I read everything from classic works of literature to daily newspapers, like the Wall Street Journal, to celebrity gossip on Twitter, and that huge range has been hugely informative. Once I care about a particular topic, I really dive in. Whenever I want to learn about something, I’ll start at the Wikipedia page. It can be super random, but spending twenty minutes on a Wikipedia page can help you say, “Is this thing that I’m hearing in the news or is this thing that I’m accepting as conventional wisdom true at all? Should I go do my own research?” I’m always on the side of doing your research. I’ve done a lot of research to create Proday.
Can you tell us a little bit about it?
I started Proday because I have a background in media. I was in women’s media primarily, and I was so passionate about working out, and I would go on Instagram. I was traveling a lot and I didn’t have time to find a personal trainer so I would go on Instagram a lot and find professional athletes and see what they were doing when they post pictures of them and training. I realized that what I wanted to do is to have one place I could go and dig in and say, “I’m going to learn everything that these athletes are doing, and I want them to essentially train me.”
I didn’t have the time or the money to be able to hire a professional athlete to train people, so we started Proday, the app, to let people into the world of professional athletes. What they’re doing off the field, right in what they’re eating, how they’re working out, how they’re sleeping. Since then, we’ve also expanded a lot into everything else about their lives. What they do for fun, where they vacation. Lately, it’s been a lot about what political causes they’re involved in. It’s been so fascinating because what we found out once we started working with athletes on fitness is that there’s so many things that athletes do that you don’t hear about because when you’re watching the game on TV, they’re only talking about how many points they scored.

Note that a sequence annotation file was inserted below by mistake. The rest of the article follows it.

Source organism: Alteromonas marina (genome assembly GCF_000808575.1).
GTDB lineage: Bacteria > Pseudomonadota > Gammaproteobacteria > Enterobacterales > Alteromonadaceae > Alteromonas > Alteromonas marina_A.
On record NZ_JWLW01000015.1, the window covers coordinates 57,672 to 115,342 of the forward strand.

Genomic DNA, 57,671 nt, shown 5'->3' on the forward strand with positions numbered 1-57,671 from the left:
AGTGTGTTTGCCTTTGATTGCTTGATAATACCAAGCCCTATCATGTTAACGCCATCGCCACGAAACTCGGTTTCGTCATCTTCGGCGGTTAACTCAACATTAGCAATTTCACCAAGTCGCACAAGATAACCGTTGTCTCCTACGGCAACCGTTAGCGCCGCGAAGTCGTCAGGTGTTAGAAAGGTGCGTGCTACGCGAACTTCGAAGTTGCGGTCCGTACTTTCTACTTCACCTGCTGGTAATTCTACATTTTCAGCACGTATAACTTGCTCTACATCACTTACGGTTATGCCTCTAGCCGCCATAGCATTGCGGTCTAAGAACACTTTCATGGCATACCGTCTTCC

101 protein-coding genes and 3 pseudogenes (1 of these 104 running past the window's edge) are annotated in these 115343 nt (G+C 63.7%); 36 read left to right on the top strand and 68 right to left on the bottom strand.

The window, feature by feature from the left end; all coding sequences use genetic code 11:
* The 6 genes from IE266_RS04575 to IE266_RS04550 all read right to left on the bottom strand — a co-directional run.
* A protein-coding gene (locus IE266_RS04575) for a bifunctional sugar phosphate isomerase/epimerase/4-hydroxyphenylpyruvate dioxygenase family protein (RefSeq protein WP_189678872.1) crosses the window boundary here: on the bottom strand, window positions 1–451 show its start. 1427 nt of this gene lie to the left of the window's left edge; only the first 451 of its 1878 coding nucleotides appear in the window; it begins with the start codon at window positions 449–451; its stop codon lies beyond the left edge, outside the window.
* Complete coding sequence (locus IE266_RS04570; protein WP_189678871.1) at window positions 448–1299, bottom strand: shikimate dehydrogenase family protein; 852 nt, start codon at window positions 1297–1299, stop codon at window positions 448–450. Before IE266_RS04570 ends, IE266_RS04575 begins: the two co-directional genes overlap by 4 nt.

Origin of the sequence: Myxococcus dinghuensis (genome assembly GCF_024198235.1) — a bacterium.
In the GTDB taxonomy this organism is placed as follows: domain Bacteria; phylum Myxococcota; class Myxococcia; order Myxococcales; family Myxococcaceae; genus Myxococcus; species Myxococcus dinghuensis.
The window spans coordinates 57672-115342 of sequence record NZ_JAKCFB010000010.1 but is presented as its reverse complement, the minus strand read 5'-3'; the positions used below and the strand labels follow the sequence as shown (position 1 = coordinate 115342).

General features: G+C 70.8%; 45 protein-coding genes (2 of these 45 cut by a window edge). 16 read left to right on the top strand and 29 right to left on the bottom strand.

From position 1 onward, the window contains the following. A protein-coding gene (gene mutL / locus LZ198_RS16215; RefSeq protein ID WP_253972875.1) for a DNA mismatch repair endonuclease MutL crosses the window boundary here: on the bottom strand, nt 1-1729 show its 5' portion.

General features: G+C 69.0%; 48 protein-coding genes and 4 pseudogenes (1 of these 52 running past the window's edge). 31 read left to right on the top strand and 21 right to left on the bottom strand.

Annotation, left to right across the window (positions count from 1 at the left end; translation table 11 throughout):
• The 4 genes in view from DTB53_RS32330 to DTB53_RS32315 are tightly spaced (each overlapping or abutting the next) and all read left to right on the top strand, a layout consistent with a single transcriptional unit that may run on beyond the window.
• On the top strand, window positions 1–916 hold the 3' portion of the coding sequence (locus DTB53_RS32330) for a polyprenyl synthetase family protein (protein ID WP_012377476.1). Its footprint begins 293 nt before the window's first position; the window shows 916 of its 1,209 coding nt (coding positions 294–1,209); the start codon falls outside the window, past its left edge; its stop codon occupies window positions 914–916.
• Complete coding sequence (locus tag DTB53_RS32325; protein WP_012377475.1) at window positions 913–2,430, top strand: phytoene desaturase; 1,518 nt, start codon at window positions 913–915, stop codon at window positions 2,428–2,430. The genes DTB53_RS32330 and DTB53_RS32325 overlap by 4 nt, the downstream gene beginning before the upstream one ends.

You are in an industry that’s not female-dominated. How difficult was it to get into that?
It’s been interesting because I started my career in fragrance and beauty. I started my career in this space where even the men’s products are purchased primarily by women. We would work in offices of all women and it was great, it was fun, but when I need to switch to tech, I had no idea that I was going from offices that were typically 80% to 90% female, to offices that were probably 90% to 100% male. I learned that quickly in technology. I was a venture capital investor for a while, and that’s another industry where it is over 90% men who are investors to the point where I had partners at my own fund asked me if I was the new secretary. It’s interesting and very frustrating at times.
With this company, I decided to go into sports. I find sports out of tech and investing to be the most welcoming to women. One, they’re very consumer-facing. Sports teams and leagues and athletes, they are all consumer-facing and they know that if they behave badly, it’s going to get out. They do think that helps keep them honest in a way that a couple of guys in a room with a startup don’t necessarily have to be, although there was some backlash from that. That being said, I do have a knack for finding the most male dominated industry and then saying, “How do I get into other things that are even more male dominated?”